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Bizarre Lessons Chris Christie’s DEP Learned From Sandy

Lesson #1: Make it Easier to Build, at Higher Density, Closer to the Water, In High Risk Areas 

Given conflicts with FEMA and NFIP regulations, the Obama Administration must intervene to block the adoption and implementation of these rules

My “Top 10″ list of the most absurd DEP “lessons learned” from Sandy

This story is so bizarre and so outrageous, it really needs Jon Stewart or Steve Colbert to tell it –

Or maybe Matt Taibbi could create a jersey shore variant of his giant vampire squid metaphor (Barnegat Bay jellyfish perhaps?)

DEP just proposed a massive 1,000 page rewrite of decades of coastal management rules.

DEP Commissioner Bob Martin explains why in a June 10, 2014 press release:

The changes were borne of DEP’s knowledge and experience concerning coastal development issues accumulated over decades, as well as specific lessons learned in rebuilding from Superstorm Sandy and other severe weather events.

So, just what lessons did DEP learn and how did they strengthen regulations to address those issues?

John Miller of the New Jersey Association of Flood Plain Management summed it up nicely – according to Miller, a nationally recognized expert, the DEP’s proposed rules would increase public safety risk and are inconsistent with federal FEMA and National Flood Insurance Program requirements.

Miller testified at the final public hearing in Tuckerton earlier this week – here’s Kirk Moore APP story quoting Miller:

On a larger scale, the rules will have public safety implications, warned John A. Miller of the New Jersey Association of Flood Plain Management, a group that includes engineers and emergency planners. Critics say the rules consider as coastal centers for future development places such as nearby Mystic Island, a lagoon area that was inundated with many older homes totaled during Sandy. …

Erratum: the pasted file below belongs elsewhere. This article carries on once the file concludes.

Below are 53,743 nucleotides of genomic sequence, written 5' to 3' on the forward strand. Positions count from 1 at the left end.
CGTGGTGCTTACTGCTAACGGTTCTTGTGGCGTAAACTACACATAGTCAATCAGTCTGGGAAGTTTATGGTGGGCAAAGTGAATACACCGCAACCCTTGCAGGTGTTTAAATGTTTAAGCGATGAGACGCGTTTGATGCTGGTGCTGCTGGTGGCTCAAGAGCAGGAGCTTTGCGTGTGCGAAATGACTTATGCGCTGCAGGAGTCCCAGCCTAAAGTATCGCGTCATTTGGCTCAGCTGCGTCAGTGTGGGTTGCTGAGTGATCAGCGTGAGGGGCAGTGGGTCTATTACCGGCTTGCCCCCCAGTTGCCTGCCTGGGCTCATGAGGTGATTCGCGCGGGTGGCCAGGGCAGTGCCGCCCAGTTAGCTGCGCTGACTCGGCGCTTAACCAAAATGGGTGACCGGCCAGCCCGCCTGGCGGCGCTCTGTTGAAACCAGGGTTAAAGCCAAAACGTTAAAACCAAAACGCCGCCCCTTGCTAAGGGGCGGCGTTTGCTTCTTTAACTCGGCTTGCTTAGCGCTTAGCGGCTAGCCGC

“We know the flood rule has inconsistencies with the National flood Insurance Program” that could surprise owners of rebuilt, elevated homes when they go to buy flood insurance, he said, adding flood-plain managers would be glad to help the DEP fix that.

No wonder Miller complained that although he and his members were “subject matter experts”, that DEP failed to invite them to the Stakeholder negotiations used to develop the rule. Critics need not apply.

But while shutting out subject matter experts who honor their licensed mandate to protect the public’s safety, the DEP does accommodate special interests:

Most recently, the Department made presentations regarding the rules to the Commerce and Industry Association of New Jersey, the New Jersey Builders Association, and the League of Municipalities. (@ page 5)

At a minimum, given the inconsistencies with FEMA and NFIP regulations, the Obama Administration must intervene to block the adoption and implementation of these rules.

Congress should be involved as well – they pony up billions of federal taxpayer dollars to bail NJ out after Sandy and Gov. Christie responds by making the risks to people and property even worse, and in violation of federal requirements? Are you kidding me?

Getting back to the Tuckerton meeting – Jeff Tittel of Sierra Club, Helen Henderson of Littoral society, NJ Surfrider, and retired US Fish and Wildlife Service professional Robert Burr – a Little Egg Environmental Commission member – also testified and flagged bizarre flaws.

Here’s my “Top 10″ list of the most absurd DEP “lessons learned” from Sandy: